The official languages of Chad are French and Modern Standard Arabic. French is left over from the colonial era, when this country was under the control and administration of France. This language belongs to the Indo-European language family and uses the same Latin alphabet as English. In addition, French utilizes accent marks to stress the pronunciation of certain vowels. The Arabic language, however, belongs to the Afro-Asiatic language family. It is written in the Arabic alphabet, which consists of 28 letters and moves from right to left in a cursive-like style. Some letters are distinguished by the use of dots either above or below the letter.

What Are the Linguistic Demographics?

Despite the fact that Arabic and French are the two official languages, the most widely spoken language in this country is Chadian Arabic. Between 40% and 60% of the population here speaks Chadian Arabic, which is also considered the language of business in Chad. French is spoken by just over 1.6 million individuals and is concentrated in the capital of N’Djamena. Modern Standard Arabic is spoken by only around 615,000 people throughout the country.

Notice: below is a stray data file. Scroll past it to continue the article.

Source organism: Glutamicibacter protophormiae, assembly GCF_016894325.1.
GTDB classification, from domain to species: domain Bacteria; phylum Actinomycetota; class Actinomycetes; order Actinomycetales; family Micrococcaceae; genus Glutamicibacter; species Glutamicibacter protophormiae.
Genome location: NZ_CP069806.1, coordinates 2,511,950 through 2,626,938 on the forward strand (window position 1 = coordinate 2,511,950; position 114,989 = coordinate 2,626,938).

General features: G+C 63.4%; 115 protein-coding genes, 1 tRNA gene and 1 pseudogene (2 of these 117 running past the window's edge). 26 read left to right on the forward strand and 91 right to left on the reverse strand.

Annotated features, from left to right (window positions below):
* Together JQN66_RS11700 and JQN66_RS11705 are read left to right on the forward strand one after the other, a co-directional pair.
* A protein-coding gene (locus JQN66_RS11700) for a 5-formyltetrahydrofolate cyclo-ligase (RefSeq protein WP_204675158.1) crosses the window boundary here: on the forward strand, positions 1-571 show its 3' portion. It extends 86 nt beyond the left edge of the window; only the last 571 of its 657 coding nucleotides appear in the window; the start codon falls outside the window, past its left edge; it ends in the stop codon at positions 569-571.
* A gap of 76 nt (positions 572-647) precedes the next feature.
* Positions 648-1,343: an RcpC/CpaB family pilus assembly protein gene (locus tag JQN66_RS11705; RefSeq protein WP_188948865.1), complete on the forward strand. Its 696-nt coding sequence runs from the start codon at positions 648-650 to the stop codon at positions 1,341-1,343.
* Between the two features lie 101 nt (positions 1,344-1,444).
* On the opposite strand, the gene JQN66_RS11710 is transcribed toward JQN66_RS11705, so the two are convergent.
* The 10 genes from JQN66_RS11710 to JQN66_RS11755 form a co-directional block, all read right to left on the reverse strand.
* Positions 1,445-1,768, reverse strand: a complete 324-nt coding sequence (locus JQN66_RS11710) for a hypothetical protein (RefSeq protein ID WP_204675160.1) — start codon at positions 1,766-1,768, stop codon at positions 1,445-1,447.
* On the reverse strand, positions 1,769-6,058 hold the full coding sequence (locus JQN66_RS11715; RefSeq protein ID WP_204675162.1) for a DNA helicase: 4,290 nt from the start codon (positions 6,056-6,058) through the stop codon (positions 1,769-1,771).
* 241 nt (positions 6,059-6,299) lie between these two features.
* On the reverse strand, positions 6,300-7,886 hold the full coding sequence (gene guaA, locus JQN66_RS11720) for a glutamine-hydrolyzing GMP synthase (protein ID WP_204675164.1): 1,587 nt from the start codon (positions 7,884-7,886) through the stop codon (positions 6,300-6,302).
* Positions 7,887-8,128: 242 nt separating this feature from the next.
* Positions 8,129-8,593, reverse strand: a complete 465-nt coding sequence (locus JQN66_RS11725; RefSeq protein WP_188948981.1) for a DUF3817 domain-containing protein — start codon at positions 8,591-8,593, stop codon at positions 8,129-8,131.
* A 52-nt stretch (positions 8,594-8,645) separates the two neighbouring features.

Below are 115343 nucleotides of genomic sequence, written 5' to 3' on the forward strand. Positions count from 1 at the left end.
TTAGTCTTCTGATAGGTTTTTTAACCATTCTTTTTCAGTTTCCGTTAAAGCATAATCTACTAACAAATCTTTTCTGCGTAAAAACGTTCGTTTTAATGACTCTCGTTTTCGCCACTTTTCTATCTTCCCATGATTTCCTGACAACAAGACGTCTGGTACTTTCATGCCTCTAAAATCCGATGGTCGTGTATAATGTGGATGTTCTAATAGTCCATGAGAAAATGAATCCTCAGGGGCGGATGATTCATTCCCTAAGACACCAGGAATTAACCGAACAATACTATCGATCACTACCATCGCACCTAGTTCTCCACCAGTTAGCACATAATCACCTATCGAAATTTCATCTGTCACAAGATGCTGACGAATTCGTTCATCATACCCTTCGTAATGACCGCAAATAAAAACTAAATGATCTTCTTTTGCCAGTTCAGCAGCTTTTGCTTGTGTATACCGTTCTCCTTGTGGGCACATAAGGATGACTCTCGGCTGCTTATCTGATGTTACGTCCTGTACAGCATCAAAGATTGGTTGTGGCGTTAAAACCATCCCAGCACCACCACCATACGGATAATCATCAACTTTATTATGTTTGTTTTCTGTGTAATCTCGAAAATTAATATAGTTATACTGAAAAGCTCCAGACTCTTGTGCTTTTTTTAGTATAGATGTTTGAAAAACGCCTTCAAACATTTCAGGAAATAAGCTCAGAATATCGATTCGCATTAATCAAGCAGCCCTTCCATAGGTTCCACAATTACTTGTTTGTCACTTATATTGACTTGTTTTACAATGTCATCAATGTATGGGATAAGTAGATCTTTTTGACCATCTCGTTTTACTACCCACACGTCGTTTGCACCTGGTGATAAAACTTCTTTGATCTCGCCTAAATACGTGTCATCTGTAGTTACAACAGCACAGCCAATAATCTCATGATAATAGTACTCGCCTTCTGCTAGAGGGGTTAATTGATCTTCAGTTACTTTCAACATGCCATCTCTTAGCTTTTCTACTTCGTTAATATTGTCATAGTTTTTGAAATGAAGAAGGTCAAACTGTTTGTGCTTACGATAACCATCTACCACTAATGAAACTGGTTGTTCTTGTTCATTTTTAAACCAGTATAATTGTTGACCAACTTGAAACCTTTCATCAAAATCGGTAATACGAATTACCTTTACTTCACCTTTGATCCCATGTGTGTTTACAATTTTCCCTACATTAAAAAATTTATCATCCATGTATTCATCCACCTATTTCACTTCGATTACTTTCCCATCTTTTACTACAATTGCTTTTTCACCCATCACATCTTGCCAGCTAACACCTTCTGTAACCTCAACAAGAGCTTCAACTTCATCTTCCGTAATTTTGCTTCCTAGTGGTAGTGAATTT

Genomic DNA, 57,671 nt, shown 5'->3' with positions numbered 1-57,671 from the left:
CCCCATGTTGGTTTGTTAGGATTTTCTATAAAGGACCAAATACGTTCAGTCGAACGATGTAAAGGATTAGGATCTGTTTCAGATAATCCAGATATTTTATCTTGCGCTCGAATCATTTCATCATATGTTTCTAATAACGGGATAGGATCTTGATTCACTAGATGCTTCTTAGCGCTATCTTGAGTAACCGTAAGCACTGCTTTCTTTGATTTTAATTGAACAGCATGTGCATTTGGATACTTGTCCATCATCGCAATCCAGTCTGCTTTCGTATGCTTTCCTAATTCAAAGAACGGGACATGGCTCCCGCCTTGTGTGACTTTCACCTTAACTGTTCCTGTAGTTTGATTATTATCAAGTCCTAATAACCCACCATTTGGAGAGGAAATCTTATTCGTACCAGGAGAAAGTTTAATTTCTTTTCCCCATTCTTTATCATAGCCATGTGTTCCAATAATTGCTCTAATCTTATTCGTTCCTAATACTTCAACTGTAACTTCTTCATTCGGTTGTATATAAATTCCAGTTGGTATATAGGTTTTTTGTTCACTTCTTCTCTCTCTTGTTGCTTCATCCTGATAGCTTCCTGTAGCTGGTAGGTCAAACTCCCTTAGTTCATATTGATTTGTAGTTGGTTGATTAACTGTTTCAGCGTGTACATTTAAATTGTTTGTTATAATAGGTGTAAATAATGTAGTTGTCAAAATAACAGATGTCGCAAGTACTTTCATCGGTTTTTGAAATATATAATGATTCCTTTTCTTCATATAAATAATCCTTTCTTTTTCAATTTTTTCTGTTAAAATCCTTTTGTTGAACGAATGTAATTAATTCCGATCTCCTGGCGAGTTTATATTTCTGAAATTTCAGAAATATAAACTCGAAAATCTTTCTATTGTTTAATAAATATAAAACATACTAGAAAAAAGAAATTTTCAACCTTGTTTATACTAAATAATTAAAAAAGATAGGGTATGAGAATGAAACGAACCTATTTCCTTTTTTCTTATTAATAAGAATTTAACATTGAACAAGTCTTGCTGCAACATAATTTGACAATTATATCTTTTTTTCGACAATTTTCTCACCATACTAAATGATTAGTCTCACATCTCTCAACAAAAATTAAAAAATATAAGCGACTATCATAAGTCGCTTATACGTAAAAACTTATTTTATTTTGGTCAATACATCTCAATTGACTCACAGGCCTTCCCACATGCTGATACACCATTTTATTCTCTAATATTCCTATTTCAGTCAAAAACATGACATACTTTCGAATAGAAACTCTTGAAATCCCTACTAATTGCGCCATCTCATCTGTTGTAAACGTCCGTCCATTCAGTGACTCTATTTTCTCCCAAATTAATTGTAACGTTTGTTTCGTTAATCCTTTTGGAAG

What Are Some Common Useful Phrases?

Learning a few phrases in Standard Arabic can be helpful for anyone planning a trip to Chad. Some of the basic expressions include: hello (as-salaam-alaikum), thank you (shokran), yes (na’am), no (la), and I don’t understand (ana la afham). If travelers are planning on spending most of their time in the capital city, brushing up on some French phrases is also a good idea. Some of these useful phrases include: please (s'il vous plait), where is (ou est), and thank you (merci).

Which Minority Languages Are Spoken?

In addition to the official languages and the lingua franca, Chad is home to at least 125 indigenous languages. These minority languages belong to several language families, including: Afro-Asiatic (primarily within the Chadian subgroup), Nilo-Saharan, and Niger-Congo. In addition to these indigenous languages, at least 2 creole languages can also be heard here: Sangho and Babalia Creole Arabic. Sangho is an African-based language, while Babalia Creole Arabic is a mix of Chadian Arabic and Beraku.

This page was last modified on February 7th, 2018